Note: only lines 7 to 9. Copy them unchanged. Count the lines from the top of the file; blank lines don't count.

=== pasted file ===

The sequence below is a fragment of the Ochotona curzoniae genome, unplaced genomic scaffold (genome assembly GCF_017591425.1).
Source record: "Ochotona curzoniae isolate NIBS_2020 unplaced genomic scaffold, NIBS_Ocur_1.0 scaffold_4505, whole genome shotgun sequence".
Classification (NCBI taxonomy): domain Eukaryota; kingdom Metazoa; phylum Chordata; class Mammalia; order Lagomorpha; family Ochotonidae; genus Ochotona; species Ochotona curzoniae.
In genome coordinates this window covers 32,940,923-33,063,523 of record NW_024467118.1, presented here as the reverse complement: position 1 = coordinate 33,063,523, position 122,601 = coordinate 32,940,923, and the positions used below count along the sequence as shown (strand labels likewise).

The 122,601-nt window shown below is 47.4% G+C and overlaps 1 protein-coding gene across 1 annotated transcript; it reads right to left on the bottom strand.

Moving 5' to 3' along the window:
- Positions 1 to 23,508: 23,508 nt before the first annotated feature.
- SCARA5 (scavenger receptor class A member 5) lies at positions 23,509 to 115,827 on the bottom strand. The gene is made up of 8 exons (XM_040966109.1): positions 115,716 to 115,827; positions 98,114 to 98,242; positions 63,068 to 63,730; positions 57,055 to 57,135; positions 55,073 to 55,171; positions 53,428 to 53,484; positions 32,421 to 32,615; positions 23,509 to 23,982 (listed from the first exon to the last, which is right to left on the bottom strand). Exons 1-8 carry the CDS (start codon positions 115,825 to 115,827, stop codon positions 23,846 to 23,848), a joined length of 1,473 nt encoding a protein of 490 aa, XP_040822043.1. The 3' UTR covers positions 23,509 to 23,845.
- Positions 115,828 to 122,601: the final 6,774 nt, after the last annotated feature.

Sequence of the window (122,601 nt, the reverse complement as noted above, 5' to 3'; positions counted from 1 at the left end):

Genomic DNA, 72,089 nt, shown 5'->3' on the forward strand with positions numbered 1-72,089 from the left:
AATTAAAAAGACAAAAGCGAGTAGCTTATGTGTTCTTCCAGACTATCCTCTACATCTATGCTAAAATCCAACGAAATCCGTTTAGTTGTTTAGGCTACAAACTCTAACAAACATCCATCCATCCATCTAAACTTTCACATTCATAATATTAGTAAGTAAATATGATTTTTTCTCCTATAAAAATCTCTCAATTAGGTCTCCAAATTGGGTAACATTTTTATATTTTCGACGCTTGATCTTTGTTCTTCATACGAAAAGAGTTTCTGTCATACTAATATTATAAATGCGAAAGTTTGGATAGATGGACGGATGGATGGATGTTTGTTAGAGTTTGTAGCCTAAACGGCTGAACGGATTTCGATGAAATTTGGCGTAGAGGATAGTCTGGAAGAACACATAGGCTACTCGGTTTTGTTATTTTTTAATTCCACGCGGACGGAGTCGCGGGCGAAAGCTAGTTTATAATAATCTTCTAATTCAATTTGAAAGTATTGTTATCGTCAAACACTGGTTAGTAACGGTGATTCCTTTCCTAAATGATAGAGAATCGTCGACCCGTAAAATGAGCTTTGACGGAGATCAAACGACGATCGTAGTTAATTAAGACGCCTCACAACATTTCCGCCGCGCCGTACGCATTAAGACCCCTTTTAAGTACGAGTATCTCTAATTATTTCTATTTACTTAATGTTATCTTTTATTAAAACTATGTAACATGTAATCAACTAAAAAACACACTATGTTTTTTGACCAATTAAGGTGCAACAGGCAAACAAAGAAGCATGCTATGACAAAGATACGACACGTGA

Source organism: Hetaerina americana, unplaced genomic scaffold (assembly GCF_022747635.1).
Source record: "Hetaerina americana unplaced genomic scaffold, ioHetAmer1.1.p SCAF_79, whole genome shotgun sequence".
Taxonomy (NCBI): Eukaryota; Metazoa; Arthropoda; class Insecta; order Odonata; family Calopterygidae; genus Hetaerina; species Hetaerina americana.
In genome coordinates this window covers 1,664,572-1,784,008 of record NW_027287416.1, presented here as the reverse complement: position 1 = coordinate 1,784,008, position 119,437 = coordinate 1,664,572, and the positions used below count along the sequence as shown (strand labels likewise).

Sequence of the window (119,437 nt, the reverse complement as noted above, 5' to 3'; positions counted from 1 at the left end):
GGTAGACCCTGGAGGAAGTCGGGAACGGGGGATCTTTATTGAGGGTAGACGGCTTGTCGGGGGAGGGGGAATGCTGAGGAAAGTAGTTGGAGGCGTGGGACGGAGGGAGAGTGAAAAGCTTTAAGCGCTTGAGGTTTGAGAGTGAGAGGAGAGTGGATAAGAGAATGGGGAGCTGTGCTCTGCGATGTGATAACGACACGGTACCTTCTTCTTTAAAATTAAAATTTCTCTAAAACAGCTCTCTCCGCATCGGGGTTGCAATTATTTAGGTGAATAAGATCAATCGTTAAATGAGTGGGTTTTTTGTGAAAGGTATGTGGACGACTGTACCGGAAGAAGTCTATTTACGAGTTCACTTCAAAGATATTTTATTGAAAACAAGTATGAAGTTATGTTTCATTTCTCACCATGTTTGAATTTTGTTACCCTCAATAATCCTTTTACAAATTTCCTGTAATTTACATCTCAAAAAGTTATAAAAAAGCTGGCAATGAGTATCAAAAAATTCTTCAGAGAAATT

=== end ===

- Positions 1 to 23,508: 23,508 nt before the first annotated feature.
- SCARA5 (scavenger receptor class A member 5) lies at positions 23,509 to 115,827 on the bottom strand. The gene is made up of 8 exons (XM_040966109.1): positions 115,716 to 115,827; positions 98,114 to 98,242; positions 63,068 to 63,730; positions 57,055 to 57,135; positions 55,073 to 55,171; positions 53,428 to 53,484; positions 32,421 to 32,615; positions 23,509 to 23,982 (listed from the first exon to the last, which is right to left on the bottom strand). Exons 1-8 carry the CDS (start codon positions 115,825 to 115,827, stop codon positions 23,846 to 23,848), a joined length of 1,473 nt encoding a protein of 490 aa, XP_040822043.1. The 3' UTR covers positions 23,509 to 23,845.
- Positions 115,828 to 122,601: the final 6,774 nt, after the last annotated feature.